While you can keep strawberries in pots, many gardeners choose to grow strawberries in towers or hanging containers instead. Growing strawberries vertically is a smart way to use space, but it also makes it difficult for rodents to access your berries. For one strawberry plant, choose a container that is at least 6” deep and 8” in diameter.
Many herbs grow quite compactly, which makes them a great choice for any small space or container garden. If you’re working with a small balcony, you can even keep herbs in hanging pots or planters that are specifically designed to be mounted on railings. If you’re deliberate with your planting design, you can grow an incredible amount of herbs in a container garden and supply all the herbs you need for the year.
While you can use fresh herbs, you can also dry herbs to replenish your spice cabinet and pantry stores. For proper growth, herb plants should be grown in pots that are at least 8” wide. Terracotta pots with large drainage holes are an obvious choice, but herbs can be grown in fabric grow bags too!
10. Beans and peas
Beans and peas are another good choice for container gardens, but the best plants to grow in a limited space are bush-type or determinate growers. As with tomatoes, determinate bean, and pea plants stay smaller and won’t overwhelm a small garden space. These plants also tend to produce all of their pods at once, which makes harvesting even easier.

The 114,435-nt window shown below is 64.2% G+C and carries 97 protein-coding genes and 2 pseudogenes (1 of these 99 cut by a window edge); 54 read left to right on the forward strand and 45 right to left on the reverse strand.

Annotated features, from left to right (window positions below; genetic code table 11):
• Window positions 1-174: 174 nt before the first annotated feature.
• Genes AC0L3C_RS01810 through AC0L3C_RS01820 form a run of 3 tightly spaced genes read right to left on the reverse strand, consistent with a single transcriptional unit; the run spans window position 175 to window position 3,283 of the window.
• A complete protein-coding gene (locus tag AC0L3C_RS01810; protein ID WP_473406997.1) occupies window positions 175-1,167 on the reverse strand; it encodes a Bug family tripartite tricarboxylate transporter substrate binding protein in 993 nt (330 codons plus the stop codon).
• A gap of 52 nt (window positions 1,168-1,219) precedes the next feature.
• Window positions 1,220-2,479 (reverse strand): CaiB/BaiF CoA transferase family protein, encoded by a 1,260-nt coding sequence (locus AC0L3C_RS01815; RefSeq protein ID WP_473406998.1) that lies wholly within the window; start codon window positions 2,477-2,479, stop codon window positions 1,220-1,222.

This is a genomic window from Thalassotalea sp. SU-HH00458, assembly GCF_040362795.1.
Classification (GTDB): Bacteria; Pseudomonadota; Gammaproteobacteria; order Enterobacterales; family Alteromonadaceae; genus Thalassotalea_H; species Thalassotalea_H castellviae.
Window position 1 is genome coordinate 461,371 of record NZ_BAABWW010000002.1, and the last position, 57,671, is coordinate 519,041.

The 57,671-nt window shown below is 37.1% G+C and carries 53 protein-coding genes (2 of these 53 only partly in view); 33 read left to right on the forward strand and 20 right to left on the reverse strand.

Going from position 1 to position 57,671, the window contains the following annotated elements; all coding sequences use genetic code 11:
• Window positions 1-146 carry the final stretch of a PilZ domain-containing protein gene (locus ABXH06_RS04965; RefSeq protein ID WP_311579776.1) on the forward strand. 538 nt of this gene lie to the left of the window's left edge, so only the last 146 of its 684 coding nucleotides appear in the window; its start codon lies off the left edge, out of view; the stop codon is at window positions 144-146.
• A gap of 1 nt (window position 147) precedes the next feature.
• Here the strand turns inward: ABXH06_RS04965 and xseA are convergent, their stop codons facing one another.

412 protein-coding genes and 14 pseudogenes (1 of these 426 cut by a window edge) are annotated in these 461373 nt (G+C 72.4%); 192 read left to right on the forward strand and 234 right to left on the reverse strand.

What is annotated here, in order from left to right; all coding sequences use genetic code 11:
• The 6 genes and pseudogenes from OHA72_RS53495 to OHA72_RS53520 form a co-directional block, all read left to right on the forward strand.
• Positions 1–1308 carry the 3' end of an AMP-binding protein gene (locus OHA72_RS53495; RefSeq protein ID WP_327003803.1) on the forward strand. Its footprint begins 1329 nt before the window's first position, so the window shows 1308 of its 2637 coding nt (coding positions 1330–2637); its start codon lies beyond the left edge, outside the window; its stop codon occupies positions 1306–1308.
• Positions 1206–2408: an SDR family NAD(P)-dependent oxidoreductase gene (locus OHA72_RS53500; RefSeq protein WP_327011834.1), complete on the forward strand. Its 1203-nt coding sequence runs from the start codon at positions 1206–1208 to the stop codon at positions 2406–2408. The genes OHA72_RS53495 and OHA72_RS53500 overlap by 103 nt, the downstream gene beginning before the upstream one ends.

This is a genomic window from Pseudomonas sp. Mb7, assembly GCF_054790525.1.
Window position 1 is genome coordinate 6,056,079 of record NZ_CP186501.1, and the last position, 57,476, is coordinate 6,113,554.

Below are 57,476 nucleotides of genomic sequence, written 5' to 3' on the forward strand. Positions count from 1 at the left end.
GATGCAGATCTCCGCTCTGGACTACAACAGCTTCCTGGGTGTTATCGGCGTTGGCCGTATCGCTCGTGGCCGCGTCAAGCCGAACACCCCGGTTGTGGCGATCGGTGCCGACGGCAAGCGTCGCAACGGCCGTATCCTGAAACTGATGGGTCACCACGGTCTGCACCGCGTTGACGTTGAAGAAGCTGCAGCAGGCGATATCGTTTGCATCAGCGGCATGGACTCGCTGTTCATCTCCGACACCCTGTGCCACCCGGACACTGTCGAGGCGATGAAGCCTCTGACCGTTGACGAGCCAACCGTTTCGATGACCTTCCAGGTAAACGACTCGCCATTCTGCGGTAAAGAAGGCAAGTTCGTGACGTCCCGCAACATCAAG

Many different bean and pea varieties can be grown in a container garden, including shelling peas, green beans, and dried beans. Pots should be at least 12 to 15” in diameter, but the larger, the better. If you keep beans and peas in grow bags, you may be able to fit a few plants in a single bag to save even more space.
Fresh or dried, figs are scrumptious fruit that can be baked into desserts, turned into jams, and used in savory recipes too. But many home gardeners never think to grow figs! Many figs require warm weather to grow, but you can keep figs in cooler locations by cultivating them in containers and overwintering your plants inside.
Young fig trees may be able to grow in smaller containers, but they should be planted in at least 15 to 20-gallon pots as they get larger. Small and dwarf fig varieties, like ‘Celeste’ and ‘Little Miss Figgy,’ are usually the best choices for container gardens.
Like carrots and radishes, beets can be kept in buckets and pots as long as they have enough soil space. Containers for beet growing should be at least 10” deep and 5-gallon in size. You can fit about 10 beet plants in a 5-gallon container.
Beets are another plant that grows well in spring and autumn gardens, and you can grow even more beets with succession planting. If you love beet greens, you can also sow beet seeds more thickly and just harvest the greens for fresh salads and other recipes.
If you consider which produce you spend the most money on, lettuce is usually at the top of the list. Lettuce is not only a pricey vegetable, but storebought lettuce has usually been on the shelf for a while, and it won’t last very long in your fridge after you bring it home. Growing your own lettuce plants will ensure you have the freshest and tastiest leaves whenever you need them, and you’ll save on your grocery bill too.